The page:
I finally made it back down to the deck where I found Shane standing just inside NOMAD’s equipment container. He was making sure all radios were in working order, had the correct channel for communications, and everyone walking on the deck of the GOA was safely and properly wearing their PFDs (Personal Flotation Devices), which can inflate manually, automatically, or hydrostatically.
Shane is also a sub pilot and another human extraordinaire. He also manages tracking while the sub is operational (underwater), making sure he acquires and records constant communication and location for the manned submersible, but more on that later.[/text_block]
This green helmet, those five finger boat shoes, and that vest is all this crew member is equipped with. Well, some swim shorts too. The swimmer’s job is to hook and unhook the sub when it’s ready to launch and to be retrieved. It is the swimmer’s responsibility to make sure all ropes and winches have been safely removed and tucked away prior to the sub’s descent, and all ropes and winches are safely, properly, and securely attached prior to the sub being lifted back onto the deck of the GOA.
Below is our swimmer, Kenny, waiting for instructions to close the dome’s latch and launch us into the water. Kenny is also a sub pilot and another human extraordinaire team member, just like Randy and Shane. The level of knowledge, experience, professionalism, and dedication these guys give is unmatched. They truly are the heart and soul of operations.[/text_block]
My heart is thumping! As a scuba diver, I love being underwater, but being inside a submersible at 300 feet is quite different. With the cover still on to safeguard us from the heat, all I can see from inside the sub is Derek, GOA’s Sea Man operating the large A-frame, carefully lifting and then coordinating with the rest of the team to drop the sub on the water.[/text_block]
Each rope has to be carefully tensed and released at the same time Derek lowers us to the water. Any deviation in movement and the sub could turn sideways, crash against the stern of the ship, or become unhooked or lose before the sub has reached the water, which could cause injury to its occupants, and expensive damages to the sub.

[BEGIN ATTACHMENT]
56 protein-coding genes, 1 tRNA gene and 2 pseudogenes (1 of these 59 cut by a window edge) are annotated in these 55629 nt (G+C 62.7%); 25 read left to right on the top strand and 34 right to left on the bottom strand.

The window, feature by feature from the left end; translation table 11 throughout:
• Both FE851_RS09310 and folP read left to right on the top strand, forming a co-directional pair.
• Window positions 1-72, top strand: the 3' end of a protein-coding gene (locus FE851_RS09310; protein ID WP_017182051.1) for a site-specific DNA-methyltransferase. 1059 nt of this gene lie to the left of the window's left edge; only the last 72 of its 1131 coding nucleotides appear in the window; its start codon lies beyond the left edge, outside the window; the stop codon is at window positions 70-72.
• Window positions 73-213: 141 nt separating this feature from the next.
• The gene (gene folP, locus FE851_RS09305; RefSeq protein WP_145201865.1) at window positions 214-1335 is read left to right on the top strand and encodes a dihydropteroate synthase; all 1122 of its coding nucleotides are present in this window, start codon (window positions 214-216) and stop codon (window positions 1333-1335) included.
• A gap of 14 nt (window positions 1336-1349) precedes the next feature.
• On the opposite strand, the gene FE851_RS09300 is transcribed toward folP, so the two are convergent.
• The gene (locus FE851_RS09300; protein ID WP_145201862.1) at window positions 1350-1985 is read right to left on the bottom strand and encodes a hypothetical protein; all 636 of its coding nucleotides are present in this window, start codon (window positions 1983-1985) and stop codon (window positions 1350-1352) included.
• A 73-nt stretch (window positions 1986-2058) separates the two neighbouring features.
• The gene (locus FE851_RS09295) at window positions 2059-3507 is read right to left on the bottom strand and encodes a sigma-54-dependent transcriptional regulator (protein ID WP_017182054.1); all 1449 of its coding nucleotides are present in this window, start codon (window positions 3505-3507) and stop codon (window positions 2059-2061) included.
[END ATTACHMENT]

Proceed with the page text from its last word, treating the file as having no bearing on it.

But today is not that day, and this is not that crew. This is the crew of the GOA and the crew of Global Sub Dive working in unison to safely carryout a difficult task and they do it like pros.[/text_block]
Since we’re not there to merely have fun, Randy checks all systems as we descend, carefully informing me of all steps so that I am not surprised. One of my first thoughts was how comfortable I felt inside NOMAD knowing that Randy was truly superb at his job. From checking the sub’s electronics, to monitoring depth gauges, to maintaining communication with the GOA, the whole thing was second nature to him, and he emitted peace and tranquility with his knowledge and training.
Aside from having to equalize my ears a couple of times, the descent was uneventful and surprisingly smooth. Despite the limited space inside the Triton sub 1000/2, it is actually quite comfortable. We touched bottom at 305 feet and Randy started testing the lights, including the one underneath the sub. Being the dog lover I am, I couldn’t help it but think that the bottom looked like a bunch of paw prints, so I took a pic to prove I wasn’t so crazy.[/text_block]
We went up to 200 ft, then 100 ft. At 50 ft Randy grabbed the radio and established connection with our support crew:
“Top side, top side, this is NOMAD.”
“NOMAD this is top side.”
“Top side, NOMAD requesting permission to surface.”
“NOMAD, you are clear for surface.”
It was all a very cool experience, magnified by the level of training from our crew.[/text_block]
As expected, it all went smoothly and NOMAD was ready for the surveyor who would go with Randy as deep as the surrounding ocean allowed to certify NOMAD for its next mission.[/text_block]
This is what a day in operations looks like. It’s a collection of professionals working hard and coming together for a common cause: the manned submersible operations world.[/text_block]